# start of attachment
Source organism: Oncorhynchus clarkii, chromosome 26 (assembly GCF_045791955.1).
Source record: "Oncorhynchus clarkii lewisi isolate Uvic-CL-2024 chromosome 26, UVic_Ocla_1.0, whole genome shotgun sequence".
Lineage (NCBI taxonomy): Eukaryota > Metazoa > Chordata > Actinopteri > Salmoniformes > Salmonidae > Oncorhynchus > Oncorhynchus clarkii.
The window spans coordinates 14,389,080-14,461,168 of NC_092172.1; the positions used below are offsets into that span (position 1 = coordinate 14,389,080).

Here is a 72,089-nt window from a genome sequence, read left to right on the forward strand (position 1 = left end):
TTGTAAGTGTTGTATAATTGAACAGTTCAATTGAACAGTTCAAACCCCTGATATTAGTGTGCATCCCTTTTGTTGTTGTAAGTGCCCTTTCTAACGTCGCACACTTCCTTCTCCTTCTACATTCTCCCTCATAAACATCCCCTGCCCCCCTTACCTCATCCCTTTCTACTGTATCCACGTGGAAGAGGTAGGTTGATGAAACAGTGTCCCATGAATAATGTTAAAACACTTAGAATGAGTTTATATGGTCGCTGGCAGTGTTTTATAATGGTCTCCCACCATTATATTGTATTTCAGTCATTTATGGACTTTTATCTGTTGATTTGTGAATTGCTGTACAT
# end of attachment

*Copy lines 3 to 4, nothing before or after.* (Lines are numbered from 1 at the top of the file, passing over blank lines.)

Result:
Lineage (NCBI taxonomy): Eukaryota > Metazoa > Chordata > Actinopteri > Salmoniformes > Salmonidae > Oncorhynchus > Oncorhynchus clarkii.
The window spans coordinates 14,389,080-14,461,168 of NC_092172.1; the positions used below are offsets into that span (position 1 = coordinate 14,389,080).